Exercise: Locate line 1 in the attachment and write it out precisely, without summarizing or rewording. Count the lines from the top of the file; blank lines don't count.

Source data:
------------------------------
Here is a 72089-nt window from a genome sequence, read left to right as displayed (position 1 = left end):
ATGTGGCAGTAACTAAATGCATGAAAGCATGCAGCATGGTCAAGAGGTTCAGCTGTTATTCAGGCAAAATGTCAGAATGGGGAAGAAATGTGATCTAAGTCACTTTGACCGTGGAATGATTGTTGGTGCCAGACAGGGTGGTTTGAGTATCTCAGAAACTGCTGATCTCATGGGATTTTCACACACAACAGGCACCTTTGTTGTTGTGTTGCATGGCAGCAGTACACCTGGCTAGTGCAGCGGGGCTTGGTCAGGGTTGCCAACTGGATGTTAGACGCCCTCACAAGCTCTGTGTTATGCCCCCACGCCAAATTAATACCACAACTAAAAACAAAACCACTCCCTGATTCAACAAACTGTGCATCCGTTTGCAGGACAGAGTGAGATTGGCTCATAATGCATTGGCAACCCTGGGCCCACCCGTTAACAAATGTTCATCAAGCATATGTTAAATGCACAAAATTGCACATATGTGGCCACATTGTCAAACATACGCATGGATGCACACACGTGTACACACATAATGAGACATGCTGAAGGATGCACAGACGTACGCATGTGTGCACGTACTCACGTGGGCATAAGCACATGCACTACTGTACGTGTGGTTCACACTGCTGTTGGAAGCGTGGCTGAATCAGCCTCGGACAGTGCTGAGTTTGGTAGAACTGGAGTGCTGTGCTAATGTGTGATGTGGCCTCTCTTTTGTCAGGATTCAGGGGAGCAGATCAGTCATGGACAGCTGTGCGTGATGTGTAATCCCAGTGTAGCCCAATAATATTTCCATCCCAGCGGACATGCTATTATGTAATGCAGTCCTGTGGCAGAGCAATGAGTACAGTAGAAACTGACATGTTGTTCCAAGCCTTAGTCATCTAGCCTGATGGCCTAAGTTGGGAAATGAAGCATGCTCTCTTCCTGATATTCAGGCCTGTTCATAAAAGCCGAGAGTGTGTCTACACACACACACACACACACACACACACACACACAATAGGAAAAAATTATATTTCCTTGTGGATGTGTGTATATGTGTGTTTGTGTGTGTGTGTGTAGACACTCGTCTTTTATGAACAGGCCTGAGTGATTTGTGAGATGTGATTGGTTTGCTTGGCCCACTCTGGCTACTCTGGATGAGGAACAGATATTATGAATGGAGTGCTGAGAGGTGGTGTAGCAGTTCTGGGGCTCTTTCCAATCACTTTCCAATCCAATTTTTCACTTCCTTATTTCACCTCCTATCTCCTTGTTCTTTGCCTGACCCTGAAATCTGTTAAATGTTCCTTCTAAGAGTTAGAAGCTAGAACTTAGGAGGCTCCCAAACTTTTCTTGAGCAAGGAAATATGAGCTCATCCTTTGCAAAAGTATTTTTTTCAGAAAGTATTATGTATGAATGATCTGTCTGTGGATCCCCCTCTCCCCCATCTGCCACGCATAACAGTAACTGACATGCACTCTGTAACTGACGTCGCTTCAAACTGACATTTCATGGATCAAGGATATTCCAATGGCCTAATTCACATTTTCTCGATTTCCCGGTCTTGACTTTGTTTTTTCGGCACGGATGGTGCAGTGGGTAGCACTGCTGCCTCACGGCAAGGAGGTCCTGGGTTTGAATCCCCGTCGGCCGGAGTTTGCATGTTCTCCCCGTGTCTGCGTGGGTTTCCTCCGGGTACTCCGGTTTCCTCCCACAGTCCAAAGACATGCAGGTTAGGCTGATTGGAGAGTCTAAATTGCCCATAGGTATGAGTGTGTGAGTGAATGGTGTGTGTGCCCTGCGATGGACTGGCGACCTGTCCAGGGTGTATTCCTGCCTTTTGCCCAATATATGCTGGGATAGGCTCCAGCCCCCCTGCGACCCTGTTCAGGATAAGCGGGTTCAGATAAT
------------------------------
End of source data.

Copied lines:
Here is a 72089-nt window from a genome sequence, read left to right as displayed (position 1 = left end):